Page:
- In June, 15 West African States adopted 'ECO' as the name for the region's common currency in Abuja, Nigeria after the idea was mooted 30 year ago
- Mauritania's Mohamed Dhehbi said matter of currency is very important in trade, but there is a psychological factor involved
Africa has revived talks of a common currency, with Finance ministers from the region optimistic the dream feasible in five to six years.
Speaking at the International Monetary Fund (IMF) head offices in Washington over the weekend, exchequer heads from Kenya, Somalia, Mauritania and Senegal said common currency will support Africa trade.
''Regarding this African union and the monetary union, we are well on course and we have many, quite a number of those initial conditions including debt's ceilings and all monetary aspects of it,'' Kenya's acting cabinet secretary Ukur Yatani said.
''The timeline is still approaching. We have no doubt, maybe the next five, six years, we'll have managed''.
His Somalia counterpart Abdirahaman Beileh said if African countries start trading with each other, local currencies will get the trust by the other regions; and, therefore, an exchange regime will be put in place.
''I don't see why we need some other currency to trade to with Kenya. We have a shilling, and we let the market decide. They have also a shilling, or Ethiopia, the Birr; as well, there will be exchanges,'' Beileh said.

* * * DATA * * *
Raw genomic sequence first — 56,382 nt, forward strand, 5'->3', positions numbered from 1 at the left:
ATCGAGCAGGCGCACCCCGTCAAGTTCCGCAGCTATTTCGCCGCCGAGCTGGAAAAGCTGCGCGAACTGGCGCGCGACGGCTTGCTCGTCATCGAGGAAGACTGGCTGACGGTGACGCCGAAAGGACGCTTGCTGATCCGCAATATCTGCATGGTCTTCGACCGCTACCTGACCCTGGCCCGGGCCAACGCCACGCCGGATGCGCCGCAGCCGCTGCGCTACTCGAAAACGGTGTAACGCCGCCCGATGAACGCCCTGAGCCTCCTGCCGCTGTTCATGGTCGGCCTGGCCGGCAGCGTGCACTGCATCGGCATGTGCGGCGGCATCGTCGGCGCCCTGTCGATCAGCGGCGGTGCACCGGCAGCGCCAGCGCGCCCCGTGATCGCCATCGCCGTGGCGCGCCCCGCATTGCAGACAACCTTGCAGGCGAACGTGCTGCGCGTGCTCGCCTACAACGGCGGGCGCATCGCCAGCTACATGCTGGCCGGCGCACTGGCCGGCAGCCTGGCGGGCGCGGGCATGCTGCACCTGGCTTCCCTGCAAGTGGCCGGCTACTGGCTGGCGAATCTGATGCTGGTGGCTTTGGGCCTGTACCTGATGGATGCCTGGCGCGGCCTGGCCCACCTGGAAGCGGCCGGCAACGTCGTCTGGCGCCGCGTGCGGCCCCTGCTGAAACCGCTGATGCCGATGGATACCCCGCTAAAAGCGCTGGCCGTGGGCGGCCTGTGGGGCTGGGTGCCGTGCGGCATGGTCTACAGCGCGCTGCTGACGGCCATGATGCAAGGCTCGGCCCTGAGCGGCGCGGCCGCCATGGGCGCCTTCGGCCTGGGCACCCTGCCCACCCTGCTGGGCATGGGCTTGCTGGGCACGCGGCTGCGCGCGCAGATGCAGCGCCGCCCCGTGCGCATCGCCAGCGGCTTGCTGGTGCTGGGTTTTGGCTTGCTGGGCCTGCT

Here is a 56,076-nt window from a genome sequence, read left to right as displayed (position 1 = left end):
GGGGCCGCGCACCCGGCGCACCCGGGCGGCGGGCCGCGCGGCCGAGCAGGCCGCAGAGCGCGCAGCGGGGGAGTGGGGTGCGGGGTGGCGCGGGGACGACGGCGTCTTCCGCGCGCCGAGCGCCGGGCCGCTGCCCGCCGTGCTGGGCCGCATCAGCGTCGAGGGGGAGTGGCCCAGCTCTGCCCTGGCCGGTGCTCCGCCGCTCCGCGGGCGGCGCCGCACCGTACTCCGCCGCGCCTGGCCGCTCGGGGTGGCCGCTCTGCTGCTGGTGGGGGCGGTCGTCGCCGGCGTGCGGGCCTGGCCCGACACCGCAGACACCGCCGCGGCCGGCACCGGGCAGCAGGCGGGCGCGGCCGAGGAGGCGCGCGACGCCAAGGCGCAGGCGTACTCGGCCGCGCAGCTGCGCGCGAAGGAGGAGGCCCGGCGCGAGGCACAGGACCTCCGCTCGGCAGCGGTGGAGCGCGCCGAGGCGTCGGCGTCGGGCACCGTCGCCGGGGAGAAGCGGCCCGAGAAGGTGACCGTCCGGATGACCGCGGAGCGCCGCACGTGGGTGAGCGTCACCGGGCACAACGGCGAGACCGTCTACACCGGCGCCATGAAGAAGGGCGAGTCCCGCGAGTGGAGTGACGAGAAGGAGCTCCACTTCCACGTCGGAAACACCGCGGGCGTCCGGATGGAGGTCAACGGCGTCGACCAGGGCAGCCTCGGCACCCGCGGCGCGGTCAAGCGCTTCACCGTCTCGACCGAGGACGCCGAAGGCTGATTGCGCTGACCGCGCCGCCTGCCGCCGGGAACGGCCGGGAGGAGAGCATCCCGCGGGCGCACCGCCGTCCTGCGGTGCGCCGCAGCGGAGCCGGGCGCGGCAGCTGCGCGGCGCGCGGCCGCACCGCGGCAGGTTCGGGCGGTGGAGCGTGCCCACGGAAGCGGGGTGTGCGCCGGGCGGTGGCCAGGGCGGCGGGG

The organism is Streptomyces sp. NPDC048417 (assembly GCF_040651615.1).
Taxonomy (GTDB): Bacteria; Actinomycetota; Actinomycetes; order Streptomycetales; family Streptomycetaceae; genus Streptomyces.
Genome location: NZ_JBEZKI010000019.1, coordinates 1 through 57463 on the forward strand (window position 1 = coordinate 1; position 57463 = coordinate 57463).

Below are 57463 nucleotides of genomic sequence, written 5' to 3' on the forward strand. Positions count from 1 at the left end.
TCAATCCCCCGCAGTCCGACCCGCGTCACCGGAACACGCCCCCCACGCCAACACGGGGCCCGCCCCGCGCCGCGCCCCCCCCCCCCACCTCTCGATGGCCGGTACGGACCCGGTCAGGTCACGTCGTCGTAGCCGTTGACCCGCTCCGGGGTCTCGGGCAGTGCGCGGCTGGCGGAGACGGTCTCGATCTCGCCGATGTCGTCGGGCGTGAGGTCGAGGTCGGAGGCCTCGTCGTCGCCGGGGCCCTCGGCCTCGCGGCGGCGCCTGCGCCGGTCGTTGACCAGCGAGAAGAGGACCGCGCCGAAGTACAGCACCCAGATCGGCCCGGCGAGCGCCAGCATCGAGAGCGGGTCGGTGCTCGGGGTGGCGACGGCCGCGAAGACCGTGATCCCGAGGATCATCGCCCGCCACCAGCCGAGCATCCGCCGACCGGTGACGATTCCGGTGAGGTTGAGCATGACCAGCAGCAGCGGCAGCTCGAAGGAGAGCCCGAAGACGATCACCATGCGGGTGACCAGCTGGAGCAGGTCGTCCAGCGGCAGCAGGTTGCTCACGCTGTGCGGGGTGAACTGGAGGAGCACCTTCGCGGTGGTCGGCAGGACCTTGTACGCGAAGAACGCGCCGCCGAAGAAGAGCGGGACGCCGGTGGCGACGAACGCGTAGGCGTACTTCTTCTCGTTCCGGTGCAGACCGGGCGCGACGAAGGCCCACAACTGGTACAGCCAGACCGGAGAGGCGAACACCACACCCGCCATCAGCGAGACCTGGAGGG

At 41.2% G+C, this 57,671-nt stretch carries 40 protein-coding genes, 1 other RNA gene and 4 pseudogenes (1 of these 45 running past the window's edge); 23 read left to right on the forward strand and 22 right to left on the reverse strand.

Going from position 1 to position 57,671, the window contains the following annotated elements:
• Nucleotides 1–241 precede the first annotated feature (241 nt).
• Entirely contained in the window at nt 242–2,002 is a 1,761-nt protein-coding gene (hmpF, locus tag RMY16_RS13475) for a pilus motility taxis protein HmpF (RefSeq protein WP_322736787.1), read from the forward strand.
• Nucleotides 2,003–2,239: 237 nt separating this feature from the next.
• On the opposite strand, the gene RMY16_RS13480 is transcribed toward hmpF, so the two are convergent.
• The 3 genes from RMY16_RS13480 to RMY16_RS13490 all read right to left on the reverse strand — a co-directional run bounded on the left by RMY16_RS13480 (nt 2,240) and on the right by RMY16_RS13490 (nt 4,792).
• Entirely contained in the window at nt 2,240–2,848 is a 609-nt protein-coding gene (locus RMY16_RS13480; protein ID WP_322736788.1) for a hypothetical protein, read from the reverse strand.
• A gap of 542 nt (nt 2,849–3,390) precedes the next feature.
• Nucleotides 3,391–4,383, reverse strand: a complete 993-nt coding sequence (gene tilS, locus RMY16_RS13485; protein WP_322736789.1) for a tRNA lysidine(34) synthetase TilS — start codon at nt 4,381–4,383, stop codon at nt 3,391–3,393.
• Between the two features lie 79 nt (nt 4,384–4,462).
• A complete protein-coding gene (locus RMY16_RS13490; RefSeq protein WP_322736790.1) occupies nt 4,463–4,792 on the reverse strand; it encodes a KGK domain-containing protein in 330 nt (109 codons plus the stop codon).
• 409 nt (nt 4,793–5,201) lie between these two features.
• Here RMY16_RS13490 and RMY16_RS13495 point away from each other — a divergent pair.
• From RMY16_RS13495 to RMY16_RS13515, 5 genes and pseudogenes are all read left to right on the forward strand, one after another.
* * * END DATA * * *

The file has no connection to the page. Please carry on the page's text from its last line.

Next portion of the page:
Mauritania's Mohamed Dhehbi said the matter of currency is very important in trade, but there is a psychological factor involved.
''I think that if we work on the convertibility and convergence of currencies, and the psychological aspect, then we can accelerate the process for a common legal tender,'' Dhehbi said.
Senegal's Abdoulaye Diallo on other hand said it is time Africa stopped pegging its trading activities on the US dollar.
He said West Africa under the Economic Community of West African States (ECOWAS) has already made baby steps towards having a regional currency.
''We are determined to work towards achieving that common currency by the year 2020,''Diallo said.
Fifteen West African States adopted 'ECO' as the name for the region's common currency in Abuja, Nigeria on June 15. The idea was mooted 30 years ago.
Economists however warned that the idea is unrealistic and poses danger for the region's economies which are dominated by Nigeria, which accounts for two-thirds of the region's economic output.
In 2009, the African Union (AU) revived talks of a regional currency but plans were thwarted by protectionism policies and supremacy battle between regional economic power houses.
The union had projected to realise the dream by as early as last year or 2021.
An African monetary union is envisaged in the Abuja Treaty of 1991.